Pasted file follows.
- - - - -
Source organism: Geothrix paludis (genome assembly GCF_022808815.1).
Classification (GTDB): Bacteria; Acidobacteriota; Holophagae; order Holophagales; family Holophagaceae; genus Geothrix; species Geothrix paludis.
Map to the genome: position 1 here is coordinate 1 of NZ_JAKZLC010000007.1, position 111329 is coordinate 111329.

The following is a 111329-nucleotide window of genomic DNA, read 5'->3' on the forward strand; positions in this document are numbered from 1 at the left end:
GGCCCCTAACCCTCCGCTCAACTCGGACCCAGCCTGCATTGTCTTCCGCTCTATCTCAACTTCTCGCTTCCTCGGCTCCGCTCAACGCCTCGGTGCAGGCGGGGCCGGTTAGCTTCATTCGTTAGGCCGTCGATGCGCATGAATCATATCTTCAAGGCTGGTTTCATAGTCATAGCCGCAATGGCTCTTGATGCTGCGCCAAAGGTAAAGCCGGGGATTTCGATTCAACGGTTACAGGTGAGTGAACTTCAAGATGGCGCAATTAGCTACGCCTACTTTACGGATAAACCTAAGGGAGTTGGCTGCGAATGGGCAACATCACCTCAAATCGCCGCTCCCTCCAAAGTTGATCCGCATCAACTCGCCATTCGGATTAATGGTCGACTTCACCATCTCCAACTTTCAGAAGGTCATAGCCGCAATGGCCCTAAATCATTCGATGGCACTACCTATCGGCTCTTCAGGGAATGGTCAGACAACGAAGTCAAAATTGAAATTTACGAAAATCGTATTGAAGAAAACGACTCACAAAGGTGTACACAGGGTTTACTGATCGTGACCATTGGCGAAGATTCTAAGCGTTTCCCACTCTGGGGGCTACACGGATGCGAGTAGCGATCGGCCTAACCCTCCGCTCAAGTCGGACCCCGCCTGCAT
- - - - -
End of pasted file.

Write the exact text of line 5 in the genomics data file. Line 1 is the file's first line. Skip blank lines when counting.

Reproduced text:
GGCCCCTAACCCTCCGCTCAACTCGGACCCAGCCTGCATTGTCTTCCGCTCTATCTCAACTTCTCGCTTCCTCGGCTCCGCTCAACGCCTCGGTGCAGGCGGGGCCGGTTAGCTTCATTCGTTAGGCCGTCGATGCGCATGAATCATATCTTCAAGGCTGGTTTCATAGTCATAGCCGCAATGGCTCTTGATGCTGCGCCAAAGGTAAAGCCGGGGATTTCGATTCAACGGTTACAGGTGAGTGAACTTCAAGATGGCGCAATTAGCTACGCCTACTTTACGGATAAACCTAAGGGAGTTGGCTGCGAATGGGCAACATCACCTCAAATCGCCGCTCCCTCCAAAGTTGATCCGCATCAACTCGCCATTCGGATTAATGGTCGACTTCACCATCTCCAACTTTCAGAAGGTCATAGCCGCAATGGCCCTAAATCATTCGATGGCACTACCTATCGGCTCTTCAGGGAATGGTCAGACAACGAAGTCAAAATTGAAATTTACGAAAATCGTATTGAAGAAAACGACTCACAAAGGTGTACACAGGGTTTACTGATCGTGACCATTGGCGAAGATTCTAAGCGTTTCCCACTCTGGGGGCTACACGGATGCGAGTAGCGATCGGCCTAACCCTCCGCTCAAGTCGGACCCCGCCTGCAT